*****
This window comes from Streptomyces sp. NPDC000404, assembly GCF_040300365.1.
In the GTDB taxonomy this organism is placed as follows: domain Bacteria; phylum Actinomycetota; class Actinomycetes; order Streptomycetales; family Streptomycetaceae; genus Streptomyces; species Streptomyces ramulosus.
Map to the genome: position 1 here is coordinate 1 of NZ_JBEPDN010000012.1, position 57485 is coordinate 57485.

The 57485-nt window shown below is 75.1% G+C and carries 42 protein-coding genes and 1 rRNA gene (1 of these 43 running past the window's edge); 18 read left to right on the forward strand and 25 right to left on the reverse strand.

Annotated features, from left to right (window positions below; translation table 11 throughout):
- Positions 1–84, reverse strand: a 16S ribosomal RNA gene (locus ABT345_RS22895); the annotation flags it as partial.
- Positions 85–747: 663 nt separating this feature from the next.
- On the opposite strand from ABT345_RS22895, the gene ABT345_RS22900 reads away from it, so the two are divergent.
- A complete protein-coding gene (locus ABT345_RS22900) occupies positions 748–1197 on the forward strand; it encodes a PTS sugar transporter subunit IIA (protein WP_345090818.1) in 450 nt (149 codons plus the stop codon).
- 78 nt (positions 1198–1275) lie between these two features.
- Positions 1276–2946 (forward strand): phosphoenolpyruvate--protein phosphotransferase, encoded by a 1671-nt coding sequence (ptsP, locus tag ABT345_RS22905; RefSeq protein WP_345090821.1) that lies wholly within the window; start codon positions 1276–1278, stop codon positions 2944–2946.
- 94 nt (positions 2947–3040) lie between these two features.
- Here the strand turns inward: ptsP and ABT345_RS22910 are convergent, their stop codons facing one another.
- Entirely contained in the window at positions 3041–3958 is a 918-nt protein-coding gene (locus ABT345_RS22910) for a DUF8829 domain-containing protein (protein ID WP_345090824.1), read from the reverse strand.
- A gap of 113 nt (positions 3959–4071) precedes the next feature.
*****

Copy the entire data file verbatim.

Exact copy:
This window comes from Streptomyces sp. NPDC000404, assembly GCF_040300365.1.
In the GTDB taxonomy this organism is placed as follows: domain Bacteria; phylum Actinomycetota; class Actinomycetes; order Streptomycetales; family Streptomycetaceae; genus Streptomyces; species Streptomyces ramulosus.
Map to the genome: position 1 here is coordinate 1 of NZ_JBEPDN010000012.1, position 57485 is coordinate 57485.

The 57485-nt window shown below is 75.1% G+C and carries 42 protein-coding genes and 1 rRNA gene (1 of these 43 running past the window's edge); 18 read left to right on the forward strand and 25 right to left on the reverse strand.

Annotated features, from left to right (window positions below; translation table 11 throughout):
- Positions 1–84, reverse strand: a 16S ribosomal RNA gene (locus ABT345_RS22895); the annotation flags it as partial.
- Positions 85–747: 663 nt separating this feature from the next.
- On the opposite strand from ABT345_RS22895, the gene ABT345_RS22900 reads away from it, so the two are divergent.
- A complete protein-coding gene (locus ABT345_RS22900) occupies positions 748–1197 on the forward strand; it encodes a PTS sugar transporter subunit IIA (protein WP_345090818.1) in 450 nt (149 codons plus the stop codon).
- 78 nt (positions 1198–1275) lie between these two features.
- Positions 1276–2946 (forward strand): phosphoenolpyruvate--protein phosphotransferase, encoded by a 1671-nt coding sequence (ptsP, locus tag ABT345_RS22905; RefSeq protein WP_345090821.1) that lies wholly within the window; start codon positions 1276–1278, stop codon positions 2944–2946.
- 94 nt (positions 2947–3040) lie between these two features.
- Here the strand turns inward: ptsP and ABT345_RS22910 are convergent, their stop codons facing one another.
- Entirely contained in the window at positions 3041–3958 is a 918-nt protein-coding gene (locus ABT345_RS22910) for a DUF8829 domain-containing protein (protein ID WP_345090824.1), read from the reverse strand.
- A gap of 113 nt (positions 3959–4071) precedes the next feature.